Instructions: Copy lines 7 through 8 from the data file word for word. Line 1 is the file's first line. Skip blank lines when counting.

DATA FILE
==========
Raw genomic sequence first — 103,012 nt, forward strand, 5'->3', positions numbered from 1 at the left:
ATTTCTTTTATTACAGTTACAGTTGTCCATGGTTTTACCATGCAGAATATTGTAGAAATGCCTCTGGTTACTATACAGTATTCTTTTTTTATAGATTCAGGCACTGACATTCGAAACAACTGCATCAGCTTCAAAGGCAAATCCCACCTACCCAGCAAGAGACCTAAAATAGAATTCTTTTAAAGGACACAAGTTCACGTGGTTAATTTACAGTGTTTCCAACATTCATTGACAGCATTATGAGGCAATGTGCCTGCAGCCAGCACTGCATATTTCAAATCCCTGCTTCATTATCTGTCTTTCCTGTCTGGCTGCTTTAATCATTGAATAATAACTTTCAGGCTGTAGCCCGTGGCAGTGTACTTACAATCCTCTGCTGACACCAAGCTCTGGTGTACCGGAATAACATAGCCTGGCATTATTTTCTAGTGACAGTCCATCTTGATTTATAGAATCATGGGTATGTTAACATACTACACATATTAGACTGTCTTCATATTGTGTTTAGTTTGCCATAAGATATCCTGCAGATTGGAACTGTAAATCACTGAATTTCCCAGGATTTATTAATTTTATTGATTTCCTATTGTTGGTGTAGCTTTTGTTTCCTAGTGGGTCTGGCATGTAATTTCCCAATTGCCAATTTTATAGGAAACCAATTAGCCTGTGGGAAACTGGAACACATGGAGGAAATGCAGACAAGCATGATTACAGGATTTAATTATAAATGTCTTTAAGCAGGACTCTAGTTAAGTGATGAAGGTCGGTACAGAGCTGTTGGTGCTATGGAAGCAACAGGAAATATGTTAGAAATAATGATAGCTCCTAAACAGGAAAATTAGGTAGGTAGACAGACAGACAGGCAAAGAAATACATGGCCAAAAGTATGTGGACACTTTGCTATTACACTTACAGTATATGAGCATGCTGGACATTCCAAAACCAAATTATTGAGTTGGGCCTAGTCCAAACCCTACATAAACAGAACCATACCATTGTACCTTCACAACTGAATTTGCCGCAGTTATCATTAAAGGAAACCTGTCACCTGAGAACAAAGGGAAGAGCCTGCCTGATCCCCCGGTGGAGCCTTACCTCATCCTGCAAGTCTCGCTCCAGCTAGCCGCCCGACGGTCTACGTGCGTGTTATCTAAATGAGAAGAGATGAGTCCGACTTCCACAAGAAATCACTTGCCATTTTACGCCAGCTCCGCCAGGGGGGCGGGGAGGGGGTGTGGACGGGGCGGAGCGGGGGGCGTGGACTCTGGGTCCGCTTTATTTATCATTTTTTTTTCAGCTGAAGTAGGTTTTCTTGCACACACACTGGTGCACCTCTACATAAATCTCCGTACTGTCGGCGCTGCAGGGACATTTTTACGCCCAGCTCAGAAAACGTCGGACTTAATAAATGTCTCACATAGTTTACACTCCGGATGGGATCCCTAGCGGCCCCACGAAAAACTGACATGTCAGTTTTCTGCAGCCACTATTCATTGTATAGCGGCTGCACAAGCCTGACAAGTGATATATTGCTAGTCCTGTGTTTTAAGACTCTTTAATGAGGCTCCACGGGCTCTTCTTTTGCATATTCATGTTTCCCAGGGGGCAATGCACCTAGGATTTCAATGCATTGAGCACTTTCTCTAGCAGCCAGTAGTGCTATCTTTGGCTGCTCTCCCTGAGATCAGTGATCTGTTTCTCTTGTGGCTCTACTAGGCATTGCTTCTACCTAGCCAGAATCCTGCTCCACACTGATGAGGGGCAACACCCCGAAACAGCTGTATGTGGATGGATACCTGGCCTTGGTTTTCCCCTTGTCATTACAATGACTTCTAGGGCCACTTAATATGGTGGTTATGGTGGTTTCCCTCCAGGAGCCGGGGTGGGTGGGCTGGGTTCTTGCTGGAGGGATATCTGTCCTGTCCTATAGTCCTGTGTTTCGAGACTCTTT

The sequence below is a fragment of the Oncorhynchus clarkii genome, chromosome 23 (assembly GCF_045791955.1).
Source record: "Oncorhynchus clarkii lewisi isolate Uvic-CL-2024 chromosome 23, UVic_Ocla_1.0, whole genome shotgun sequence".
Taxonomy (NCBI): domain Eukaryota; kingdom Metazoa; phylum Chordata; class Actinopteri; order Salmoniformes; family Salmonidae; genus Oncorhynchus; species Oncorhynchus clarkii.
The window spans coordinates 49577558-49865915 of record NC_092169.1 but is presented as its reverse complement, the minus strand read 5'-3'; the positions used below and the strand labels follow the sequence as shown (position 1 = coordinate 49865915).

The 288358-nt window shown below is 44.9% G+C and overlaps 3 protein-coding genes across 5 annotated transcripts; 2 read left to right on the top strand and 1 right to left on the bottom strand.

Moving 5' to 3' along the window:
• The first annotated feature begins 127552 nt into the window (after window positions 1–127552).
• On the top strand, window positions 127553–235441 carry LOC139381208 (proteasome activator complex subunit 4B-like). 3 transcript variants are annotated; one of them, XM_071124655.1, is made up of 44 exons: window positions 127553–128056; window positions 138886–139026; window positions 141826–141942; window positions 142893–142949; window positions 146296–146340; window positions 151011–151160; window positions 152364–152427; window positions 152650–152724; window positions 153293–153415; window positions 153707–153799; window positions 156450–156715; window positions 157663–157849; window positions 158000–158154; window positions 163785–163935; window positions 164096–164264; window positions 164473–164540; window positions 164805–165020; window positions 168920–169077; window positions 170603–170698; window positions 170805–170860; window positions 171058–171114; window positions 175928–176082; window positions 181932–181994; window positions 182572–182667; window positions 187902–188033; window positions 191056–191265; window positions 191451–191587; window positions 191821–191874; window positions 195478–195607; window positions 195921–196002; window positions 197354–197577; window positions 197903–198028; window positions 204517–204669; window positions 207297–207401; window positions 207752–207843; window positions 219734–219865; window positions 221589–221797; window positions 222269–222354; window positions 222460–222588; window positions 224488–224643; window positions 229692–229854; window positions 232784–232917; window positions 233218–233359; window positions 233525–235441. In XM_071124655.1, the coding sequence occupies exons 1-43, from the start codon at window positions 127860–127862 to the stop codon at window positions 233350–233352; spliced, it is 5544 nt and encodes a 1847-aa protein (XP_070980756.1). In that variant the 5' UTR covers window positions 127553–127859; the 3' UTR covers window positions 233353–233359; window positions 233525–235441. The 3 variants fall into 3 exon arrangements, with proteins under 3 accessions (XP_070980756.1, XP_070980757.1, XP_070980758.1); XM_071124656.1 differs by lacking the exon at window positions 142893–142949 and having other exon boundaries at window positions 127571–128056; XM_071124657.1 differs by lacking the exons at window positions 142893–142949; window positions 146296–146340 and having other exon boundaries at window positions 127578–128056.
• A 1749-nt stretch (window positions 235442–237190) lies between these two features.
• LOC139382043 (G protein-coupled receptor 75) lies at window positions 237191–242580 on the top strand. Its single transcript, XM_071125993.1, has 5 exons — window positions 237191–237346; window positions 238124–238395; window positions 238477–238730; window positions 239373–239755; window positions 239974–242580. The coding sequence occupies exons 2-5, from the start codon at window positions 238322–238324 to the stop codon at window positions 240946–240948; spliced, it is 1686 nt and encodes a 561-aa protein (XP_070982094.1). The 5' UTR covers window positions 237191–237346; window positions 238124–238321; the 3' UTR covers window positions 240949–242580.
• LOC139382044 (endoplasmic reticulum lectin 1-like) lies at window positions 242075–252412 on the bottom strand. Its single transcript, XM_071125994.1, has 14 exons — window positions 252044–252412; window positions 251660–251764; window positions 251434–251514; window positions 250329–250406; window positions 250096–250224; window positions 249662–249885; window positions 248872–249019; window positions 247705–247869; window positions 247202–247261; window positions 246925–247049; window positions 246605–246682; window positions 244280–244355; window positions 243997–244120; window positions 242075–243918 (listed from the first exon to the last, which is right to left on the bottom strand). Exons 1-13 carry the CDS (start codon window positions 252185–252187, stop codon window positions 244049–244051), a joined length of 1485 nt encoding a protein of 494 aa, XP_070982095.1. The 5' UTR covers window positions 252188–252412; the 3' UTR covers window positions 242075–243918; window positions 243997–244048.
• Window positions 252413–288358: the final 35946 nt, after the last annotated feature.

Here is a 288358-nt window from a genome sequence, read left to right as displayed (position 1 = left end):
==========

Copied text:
The 288358-nt window shown below is 44.9% G+C and overlaps 3 protein-coding genes across 5 annotated transcripts; 2 read left to right on the top strand and 1 right to left on the bottom strand.

Moving 5' to 3' along the window: